Samantha Jones may be sassy, sexy and sophisticated, but she can’t teach you anything about public relations. Laura Smith tells how she got over the disappointment that a PR degree course is not a rehearsal for Sex and the City.
Choosing to study Public Relations at university, I found myself intrigued by a subject I didn’t know a lot about.
PR is in the media every day, yet tends to disguise itself. ‘The best PR leaves no trace’ is a common saying amongst the theorists of public relations, and as a first year PR student I am now seeing the effects of this upon the way it’s taught.
Prior to my course, as a regular member of the public, I saw the coverage of celeb-packed launch parties and the constant promotion of bands, bars and clubs, without any knowledge of the daily fight for press coverage, the jostling for relationships and favours with journalists and the never-ending task of chasing up your release to ensure your client’s name is mentioned in the papers.
I don’t remember speaking to anyone during the first few weeks of my course without hearing ‘it’s nothing like what I though it would be’ and ‘I had no idea this is what PR is about’. This left me wondering, how come PR looks so different to those not involved in it?
Throughout our lifetime we have role models for almost everything, from what to look like, how to act and how to work in a particular career, and why should PR be an exception?
In 1998 Sex and the City burst onto our TV screens as one of the most flamboyant TV shows people had ever seen. With glamorised story lines came glamorised characters, including their careers.
Sassy, sexy and sophisticated Samantha Jones was an idol to many women. Her lifestyle was the all-inclusive kind, without a hint of average living. A large, luxury apartment in the heart of New York City, eating out at breakfast, lunch and dinner at the city’s most highly-rated restaurants, evenings of exclusive club invitations, specialist guest lists and champagne, and of course, the men, were all as good as they came. Smith Jerrod anyone?
So what was the dream job Samantha that enabled her access to such an endless list of luxuries? A PR job of course!
In this context PR is represented as a celebrity-filled party career, with no real work involved. Meet a few journalists for drinks occasionally, give them some gossip to write about and you’re done. Or so we’re led to believe. I have no doubt Samantha knew her stuff on certain subjects, but when was she ever pictured reading a newspaper with her morning coffee, or catching up on the latest political goings on, rather than who her friends were dating that week. When did she spend any time inside an office?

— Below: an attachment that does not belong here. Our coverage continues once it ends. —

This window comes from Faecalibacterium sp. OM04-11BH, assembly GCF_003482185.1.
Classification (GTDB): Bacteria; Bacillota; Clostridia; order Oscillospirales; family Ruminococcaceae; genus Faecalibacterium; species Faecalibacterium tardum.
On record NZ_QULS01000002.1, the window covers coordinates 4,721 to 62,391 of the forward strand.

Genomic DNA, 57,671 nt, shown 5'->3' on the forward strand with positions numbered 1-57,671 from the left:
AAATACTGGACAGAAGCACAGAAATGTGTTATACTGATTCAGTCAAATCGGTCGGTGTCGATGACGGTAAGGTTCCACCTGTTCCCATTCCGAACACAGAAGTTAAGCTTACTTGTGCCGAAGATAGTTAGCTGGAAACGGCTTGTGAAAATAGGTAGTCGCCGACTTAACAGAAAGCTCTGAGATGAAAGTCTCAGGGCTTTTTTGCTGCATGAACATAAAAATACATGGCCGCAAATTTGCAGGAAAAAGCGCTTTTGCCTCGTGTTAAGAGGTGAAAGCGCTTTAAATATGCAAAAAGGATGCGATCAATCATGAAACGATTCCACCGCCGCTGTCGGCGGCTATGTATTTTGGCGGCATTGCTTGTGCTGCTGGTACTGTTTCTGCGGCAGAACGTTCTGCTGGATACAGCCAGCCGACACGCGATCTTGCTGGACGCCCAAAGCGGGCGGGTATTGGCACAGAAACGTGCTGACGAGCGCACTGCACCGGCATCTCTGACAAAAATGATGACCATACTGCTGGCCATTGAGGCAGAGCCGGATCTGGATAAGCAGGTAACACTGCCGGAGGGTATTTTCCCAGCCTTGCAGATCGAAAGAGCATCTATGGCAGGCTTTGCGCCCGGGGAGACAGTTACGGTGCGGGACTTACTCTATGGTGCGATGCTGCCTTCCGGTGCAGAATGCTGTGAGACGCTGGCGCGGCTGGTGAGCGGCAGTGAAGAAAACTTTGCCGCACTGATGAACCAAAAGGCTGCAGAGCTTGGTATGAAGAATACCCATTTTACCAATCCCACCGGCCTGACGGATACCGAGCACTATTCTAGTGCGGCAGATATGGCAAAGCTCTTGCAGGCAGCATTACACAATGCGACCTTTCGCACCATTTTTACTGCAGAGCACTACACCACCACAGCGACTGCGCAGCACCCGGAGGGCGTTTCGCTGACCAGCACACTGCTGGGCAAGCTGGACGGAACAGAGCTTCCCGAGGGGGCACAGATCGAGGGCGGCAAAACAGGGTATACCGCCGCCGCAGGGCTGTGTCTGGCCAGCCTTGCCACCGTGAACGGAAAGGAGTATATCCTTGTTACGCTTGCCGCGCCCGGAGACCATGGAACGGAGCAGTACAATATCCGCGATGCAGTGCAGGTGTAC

For everyone wanting to continue believing this fantasy of Samantha’s PR lifestyle, look away now. Television shows like Sex and the City give a false impression of PR. Professionals are not ‘paid to party’ as we may at first believe, but follow a hectic office day for most of their career. As any PR firm will tell you, a quiet day means a bad day.
On a recent trip to London I carried out a work placement at a well-established consultancy. Despite being located next to Oxford Street in the trendy district of Soho, the busy routine of press cuttings, selling-in and creating mailing lists meant I could have been located in the Caribbean and not known any different. At this point I knew the basics of PR, but still I expected a little more glamour. No eating out for lunch (a sandwich at the desk was the norm of most people) and most definitely no celebrities dropping by to see how their promotion was going. An email to Chris Evans and spotting the Big Brother twins out shopping was the nearest I came to any celebrities.
So if real life PR is more about the buzz of an office rather than the outside of office life, what’s all the fuss about? Working in PR may not be all glam, but it’s certainly not dull and boring either. If a busy, thriving work environment with non-stop proposals, deadlines and media relations is what you’re after, PR offers just that. Since discovering real world PR, I haven’t doubted its excitement for a minute.
With so little known about the academic side of PR prior to the start of the course, it hardly came as a surprise to find a number of people dropping out early on. I can only imagine they didn’t do any research into something they planned to spend at least the next three years of their lives studying, and perhaps didn’t even attend the course open days.
Taking this into consideration, planning a degree and career in PR can be rewarding, enjoyable and successful, as long as you know what you’re letting yourself in for, without any delusions of what to expect.
As is the case with most conventional degrees, a question arises in most students’ minds at some point, as to whether a degree is worthwhile in their area of work. For the majority of the first semester I heard vicious rumours that a PR degree is not what employers look for in the working world, but skill and experience instead.
Although this is true to some extent, it doesn’t mean a degree is a waste of time, quite the opposite in fact. Many courses today offer work placement opportunities, which give you the chance to build up enough experience to enter the professional world at a level high enough to escape the tedious work of photocopying and making coffee all day, and instead can be thrown straight into press releases and clients meetings.
So if you think PR is for you, remember this. It stands for Public Relations, not Party Relations.
Photo credit: Victoria Crampton, Ptarmigan